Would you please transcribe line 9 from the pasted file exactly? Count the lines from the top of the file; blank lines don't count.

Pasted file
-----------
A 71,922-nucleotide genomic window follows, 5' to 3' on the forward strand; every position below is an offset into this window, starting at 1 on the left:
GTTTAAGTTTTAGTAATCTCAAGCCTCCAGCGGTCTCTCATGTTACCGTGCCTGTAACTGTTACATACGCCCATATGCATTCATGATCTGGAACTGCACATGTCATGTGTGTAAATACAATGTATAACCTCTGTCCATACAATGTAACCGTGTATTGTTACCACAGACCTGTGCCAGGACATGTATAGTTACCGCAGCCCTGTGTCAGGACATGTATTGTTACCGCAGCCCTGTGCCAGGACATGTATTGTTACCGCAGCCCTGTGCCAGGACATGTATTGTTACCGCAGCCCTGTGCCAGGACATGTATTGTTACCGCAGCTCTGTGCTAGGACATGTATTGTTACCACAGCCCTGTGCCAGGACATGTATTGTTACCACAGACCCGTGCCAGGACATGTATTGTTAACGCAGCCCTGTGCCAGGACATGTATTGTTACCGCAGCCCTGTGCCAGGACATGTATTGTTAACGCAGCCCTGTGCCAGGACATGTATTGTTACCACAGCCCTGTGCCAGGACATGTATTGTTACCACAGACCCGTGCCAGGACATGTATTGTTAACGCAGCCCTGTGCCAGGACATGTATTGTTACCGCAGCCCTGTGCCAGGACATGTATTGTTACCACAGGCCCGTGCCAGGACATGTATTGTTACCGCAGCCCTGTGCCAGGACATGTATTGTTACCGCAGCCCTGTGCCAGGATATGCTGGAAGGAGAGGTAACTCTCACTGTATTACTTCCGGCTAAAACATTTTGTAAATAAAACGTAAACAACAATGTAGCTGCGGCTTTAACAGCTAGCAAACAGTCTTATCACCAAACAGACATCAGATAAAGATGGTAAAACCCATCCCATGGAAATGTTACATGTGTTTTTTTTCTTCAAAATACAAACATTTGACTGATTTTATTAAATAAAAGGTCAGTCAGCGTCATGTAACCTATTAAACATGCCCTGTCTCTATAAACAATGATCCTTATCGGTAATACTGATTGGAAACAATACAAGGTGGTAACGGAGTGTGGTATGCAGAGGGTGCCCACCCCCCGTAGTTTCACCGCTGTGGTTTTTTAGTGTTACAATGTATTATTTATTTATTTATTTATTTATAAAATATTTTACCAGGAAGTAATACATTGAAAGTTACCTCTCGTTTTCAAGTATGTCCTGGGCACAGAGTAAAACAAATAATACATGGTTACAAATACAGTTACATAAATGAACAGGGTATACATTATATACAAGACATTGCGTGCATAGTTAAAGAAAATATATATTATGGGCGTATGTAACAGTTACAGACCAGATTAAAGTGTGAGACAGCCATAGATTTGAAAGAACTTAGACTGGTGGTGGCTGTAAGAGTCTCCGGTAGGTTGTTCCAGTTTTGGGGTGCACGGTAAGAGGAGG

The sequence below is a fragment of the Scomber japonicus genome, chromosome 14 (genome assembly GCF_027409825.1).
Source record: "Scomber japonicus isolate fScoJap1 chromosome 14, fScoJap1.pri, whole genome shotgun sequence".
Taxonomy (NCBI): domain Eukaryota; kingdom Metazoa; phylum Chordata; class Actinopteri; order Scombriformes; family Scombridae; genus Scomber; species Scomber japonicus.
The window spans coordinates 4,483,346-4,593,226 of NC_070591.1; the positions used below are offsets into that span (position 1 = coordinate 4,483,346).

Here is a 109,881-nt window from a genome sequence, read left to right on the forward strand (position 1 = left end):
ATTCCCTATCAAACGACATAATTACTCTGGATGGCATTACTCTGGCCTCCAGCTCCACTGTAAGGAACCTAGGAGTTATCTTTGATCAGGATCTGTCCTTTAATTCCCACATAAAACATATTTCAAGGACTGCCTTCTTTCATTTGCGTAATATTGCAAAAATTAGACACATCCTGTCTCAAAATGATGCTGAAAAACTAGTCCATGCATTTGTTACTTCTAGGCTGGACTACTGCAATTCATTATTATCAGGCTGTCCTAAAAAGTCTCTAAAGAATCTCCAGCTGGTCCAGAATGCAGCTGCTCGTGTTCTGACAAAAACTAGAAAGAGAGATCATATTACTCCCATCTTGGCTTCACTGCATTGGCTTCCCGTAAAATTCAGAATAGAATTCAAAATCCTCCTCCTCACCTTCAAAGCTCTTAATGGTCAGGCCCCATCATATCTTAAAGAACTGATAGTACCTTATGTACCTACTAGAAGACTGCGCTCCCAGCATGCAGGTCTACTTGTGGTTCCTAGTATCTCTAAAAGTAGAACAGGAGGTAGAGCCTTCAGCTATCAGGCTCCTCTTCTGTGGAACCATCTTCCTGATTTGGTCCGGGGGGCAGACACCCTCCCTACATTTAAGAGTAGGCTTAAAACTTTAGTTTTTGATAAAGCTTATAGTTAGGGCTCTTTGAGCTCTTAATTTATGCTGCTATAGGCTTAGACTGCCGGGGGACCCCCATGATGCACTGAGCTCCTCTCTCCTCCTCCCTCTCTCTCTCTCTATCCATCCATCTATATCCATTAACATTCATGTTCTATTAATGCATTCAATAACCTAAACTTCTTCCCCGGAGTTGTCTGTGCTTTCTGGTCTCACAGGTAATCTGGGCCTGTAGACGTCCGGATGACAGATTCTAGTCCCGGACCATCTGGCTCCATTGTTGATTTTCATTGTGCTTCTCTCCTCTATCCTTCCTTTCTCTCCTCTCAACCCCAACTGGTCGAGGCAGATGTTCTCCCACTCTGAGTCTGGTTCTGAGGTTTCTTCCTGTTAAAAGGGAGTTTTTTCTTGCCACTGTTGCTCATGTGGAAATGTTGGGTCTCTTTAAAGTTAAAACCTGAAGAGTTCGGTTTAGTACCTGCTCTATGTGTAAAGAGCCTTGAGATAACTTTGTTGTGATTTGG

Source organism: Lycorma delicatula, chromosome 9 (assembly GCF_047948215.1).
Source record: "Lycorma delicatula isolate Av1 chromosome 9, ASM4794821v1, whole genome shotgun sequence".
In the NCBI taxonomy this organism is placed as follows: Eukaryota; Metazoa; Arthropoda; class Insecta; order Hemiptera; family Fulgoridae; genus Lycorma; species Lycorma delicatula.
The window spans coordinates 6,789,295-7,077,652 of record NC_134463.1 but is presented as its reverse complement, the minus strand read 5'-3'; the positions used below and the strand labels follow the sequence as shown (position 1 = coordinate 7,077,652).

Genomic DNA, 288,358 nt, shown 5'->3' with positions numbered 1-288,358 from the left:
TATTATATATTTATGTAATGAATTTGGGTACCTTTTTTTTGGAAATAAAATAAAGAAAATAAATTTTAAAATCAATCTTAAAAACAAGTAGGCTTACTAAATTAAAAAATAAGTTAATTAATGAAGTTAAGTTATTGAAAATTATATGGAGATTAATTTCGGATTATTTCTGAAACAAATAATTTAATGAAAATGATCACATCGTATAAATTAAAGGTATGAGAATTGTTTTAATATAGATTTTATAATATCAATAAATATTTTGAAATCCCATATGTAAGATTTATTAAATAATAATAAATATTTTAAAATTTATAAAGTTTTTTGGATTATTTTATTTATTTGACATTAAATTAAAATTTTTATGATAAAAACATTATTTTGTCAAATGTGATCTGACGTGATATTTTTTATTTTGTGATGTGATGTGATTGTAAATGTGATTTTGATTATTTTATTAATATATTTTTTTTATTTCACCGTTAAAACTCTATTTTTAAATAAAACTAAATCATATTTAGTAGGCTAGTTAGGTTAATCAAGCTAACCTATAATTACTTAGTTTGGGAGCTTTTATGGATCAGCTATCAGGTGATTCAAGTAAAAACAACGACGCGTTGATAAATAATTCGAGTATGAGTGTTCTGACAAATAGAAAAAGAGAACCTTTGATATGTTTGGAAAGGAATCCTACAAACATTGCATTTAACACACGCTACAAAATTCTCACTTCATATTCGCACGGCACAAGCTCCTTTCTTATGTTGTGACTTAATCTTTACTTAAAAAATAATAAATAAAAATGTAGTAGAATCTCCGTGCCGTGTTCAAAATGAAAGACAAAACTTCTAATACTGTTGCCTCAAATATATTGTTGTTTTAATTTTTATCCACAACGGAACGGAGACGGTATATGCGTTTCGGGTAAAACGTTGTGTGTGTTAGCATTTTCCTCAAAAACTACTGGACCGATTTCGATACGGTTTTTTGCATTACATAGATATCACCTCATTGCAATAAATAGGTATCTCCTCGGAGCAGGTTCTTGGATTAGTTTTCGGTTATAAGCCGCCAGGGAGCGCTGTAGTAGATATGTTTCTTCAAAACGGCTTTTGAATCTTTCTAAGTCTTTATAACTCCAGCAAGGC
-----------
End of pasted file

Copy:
Source organism: Lycorma delicatula, chromosome 9 (assembly GCF_047948215.1).